Winner of two Michelin stars and winner of the best restaurant in Asia, Gaggan is a progressive Indian restaurant in Bangkok’s Embassy district. Despite an outcry from the public, the restaurant will close forever in August of 2020. Here was our experience at one of the most exclusive restaurants in the world.
Getting A Reservation
In a previous post, I outlined the tremendous difficulty in securing a reservation due to my own lack of foresight. For those interested, I’d recommend reaching out at least six weeks prior to the desired day or being very flexible. As the restaurant’s closure nears, patrons would be advised to reach out with as much notice as possible.
Address: 68/1 Phloen Chit Rd, Khwaeng Lumphini, Khet Pathum Wan, Krung Thep Maha Nakhon 10330, Thailand
Phone: +66 2 652 1700
The staff also encourage finding a way to stand out, I’d suggest Instagram as a possible connection as it is more personal and responses more immediate.
The address took our taxi driver to the street outside the restaurant. It’s tucked back on an alleyway. The white building filled with glass atriums greeted us and reminded me of something between old Bangkok (you can still find houses like that around the city dotted beneath the shadow of skyscrapers) and countryside England.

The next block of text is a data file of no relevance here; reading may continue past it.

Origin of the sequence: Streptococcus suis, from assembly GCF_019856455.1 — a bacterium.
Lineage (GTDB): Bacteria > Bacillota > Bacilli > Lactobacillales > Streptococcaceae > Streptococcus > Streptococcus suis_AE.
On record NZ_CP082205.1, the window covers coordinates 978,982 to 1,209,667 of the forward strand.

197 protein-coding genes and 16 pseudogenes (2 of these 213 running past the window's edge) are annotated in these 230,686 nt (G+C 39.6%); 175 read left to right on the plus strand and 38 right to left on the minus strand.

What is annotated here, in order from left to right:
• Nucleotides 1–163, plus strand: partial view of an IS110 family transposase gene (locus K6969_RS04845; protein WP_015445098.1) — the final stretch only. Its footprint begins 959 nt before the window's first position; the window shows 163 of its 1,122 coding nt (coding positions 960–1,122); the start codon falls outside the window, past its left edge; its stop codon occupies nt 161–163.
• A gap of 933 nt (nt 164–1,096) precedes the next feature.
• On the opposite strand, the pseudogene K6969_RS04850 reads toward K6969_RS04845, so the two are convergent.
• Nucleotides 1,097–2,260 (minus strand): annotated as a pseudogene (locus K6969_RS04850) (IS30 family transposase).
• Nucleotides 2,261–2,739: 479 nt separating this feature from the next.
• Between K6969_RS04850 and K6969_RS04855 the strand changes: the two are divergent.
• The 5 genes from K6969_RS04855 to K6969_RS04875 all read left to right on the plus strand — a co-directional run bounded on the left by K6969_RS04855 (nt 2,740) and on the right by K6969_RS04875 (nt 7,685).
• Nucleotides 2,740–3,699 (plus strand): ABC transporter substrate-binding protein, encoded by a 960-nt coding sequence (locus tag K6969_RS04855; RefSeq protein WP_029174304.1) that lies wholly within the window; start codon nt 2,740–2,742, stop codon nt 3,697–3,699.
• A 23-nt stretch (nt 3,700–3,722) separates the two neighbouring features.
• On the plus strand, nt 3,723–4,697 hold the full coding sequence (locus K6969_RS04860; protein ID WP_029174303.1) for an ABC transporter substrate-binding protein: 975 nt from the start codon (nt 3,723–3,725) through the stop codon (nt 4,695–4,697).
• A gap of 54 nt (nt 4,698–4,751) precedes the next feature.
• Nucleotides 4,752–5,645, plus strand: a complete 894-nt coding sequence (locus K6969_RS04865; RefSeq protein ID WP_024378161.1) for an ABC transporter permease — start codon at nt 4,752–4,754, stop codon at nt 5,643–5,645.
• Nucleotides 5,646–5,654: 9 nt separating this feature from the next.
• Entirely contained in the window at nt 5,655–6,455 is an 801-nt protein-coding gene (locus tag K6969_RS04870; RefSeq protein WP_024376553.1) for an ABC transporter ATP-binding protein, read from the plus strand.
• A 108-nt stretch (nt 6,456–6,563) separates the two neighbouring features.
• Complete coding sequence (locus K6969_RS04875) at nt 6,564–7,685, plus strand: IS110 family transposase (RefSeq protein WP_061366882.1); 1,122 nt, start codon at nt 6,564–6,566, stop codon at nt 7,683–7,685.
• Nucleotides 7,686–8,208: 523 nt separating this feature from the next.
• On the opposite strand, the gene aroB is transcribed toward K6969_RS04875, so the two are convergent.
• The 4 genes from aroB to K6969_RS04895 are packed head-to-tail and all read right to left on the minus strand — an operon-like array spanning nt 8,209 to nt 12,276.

As we checked in, Chef Gaggan was at the host stand and milling around with guests and staff before disappearing. He was affable and approachable, and we should have asked him for a photo. We thought we would see him again that evening but we did not and regret not asking for a quick photo.
We were taken to our table, a four-top between the patisserie atrium and underneath a mezzanine level where larger parties were dining. Though the seatings are timed (we had a 9:30 pm slot), the tables around us ate their meals asynchronously giving us clues to the next course.
The menu presented is a vertical line of 25 emojis, some a play on words for the course, others indicative of the experience. The second course, for example, was an emoji of an explosion and the dish was a chilled thin membrane akin to an egg yolk that burst once in your mouth. Our favorite listing was the “lemon” course in which we were served a lollipop of lamb. Our server loved quipping that this course is the “lamb one” and pointing to the lemon. It was clear that the menu was as much as a creative guide as Gaggan and his team playing with the guests.